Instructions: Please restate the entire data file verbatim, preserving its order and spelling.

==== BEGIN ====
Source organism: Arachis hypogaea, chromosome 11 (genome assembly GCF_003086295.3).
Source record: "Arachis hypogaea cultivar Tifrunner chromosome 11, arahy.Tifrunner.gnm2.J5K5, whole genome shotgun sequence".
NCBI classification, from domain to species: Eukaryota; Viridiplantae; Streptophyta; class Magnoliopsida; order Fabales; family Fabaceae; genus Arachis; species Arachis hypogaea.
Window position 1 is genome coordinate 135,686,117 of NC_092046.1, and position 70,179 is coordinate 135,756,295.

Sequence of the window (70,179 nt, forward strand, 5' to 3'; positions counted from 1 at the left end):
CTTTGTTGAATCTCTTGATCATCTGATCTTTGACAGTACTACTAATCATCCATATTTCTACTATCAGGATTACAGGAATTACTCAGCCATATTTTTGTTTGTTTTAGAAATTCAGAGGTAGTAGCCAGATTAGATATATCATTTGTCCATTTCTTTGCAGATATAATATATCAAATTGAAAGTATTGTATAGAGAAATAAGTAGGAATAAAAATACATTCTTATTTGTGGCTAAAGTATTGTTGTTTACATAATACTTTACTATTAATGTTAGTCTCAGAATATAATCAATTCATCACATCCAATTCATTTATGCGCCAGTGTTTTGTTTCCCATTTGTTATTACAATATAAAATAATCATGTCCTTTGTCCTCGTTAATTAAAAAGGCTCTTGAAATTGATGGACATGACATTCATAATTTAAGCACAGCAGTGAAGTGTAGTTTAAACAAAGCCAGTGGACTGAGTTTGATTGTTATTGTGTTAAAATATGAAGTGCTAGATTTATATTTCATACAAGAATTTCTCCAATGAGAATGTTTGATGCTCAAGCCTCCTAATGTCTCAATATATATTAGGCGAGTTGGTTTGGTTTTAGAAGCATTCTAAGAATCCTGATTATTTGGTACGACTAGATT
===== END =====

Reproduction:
Source organism: Arachis hypogaea, chromosome 11 (genome assembly GCF_003086295.3).
Source record: "Arachis hypogaea cultivar Tifrunner chromosome 11, arahy.Tifrunner.gnm2.J5K5, whole genome shotgun sequence".
NCBI classification, from domain to species: Eukaryota; Viridiplantae; Streptophyta; class Magnoliopsida; order Fabales; family Fabaceae; genus Arachis; species Arachis hypogaea.
Window position 1 is genome coordinate 135,686,117 of NC_092046.1, and position 70,179 is coordinate 135,756,295.

Sequence of the window (70,179 nt, forward strand, 5' to 3'; positions counted from 1 at the left end):
CTTTGTTGAATCTCTTGATCATCTGATCTTTGACAGTACTACTAATCATCCATATTTCTACTATCAGGATTACAGGAATTACTCAGCCATATTTTTGTTTGTTTTAGAAATTCAGAGGTAGTAGCCAGATTAGATATATCATTTGTCCATTTCTTTGCAGATATAATATATCAAATTGAAAGTATTGTATAGAGAAATAAGTAGGAATAAAAATACATTCTTATTTGTGGCTAAAGTATTGTTGTTTACATAATACTTTACTATTAATGTTAGTCTCAGAATATAATCAATTCATCACATCCAATTCATTTATGCGCCAGTGTTTTGTTTCCCATTTGTTATTACAATATAAAATAATCATGTCCTTTGTCCTCGTTAATTAAAAAGGCTCTTGAAATTGATGGACATGACATTCATAATTTAAGCACAGCAGTGAAGTGTAGTTTAAACAAAGCCAGTGGACTGAGTTTGATTGTTATTGTGTTAAAATATGAAGTGCTAGATTTATATTTCATACAAGAATTTCTCCAATGAGAATGTTTGATGCTCAAGCCTCCTAATGTCTCAATATATATTAGGCGAGTTGGTTTGGTTTTAGAAGCATTCTAAGAATCCTGATTATTTGGTACGACTAGATT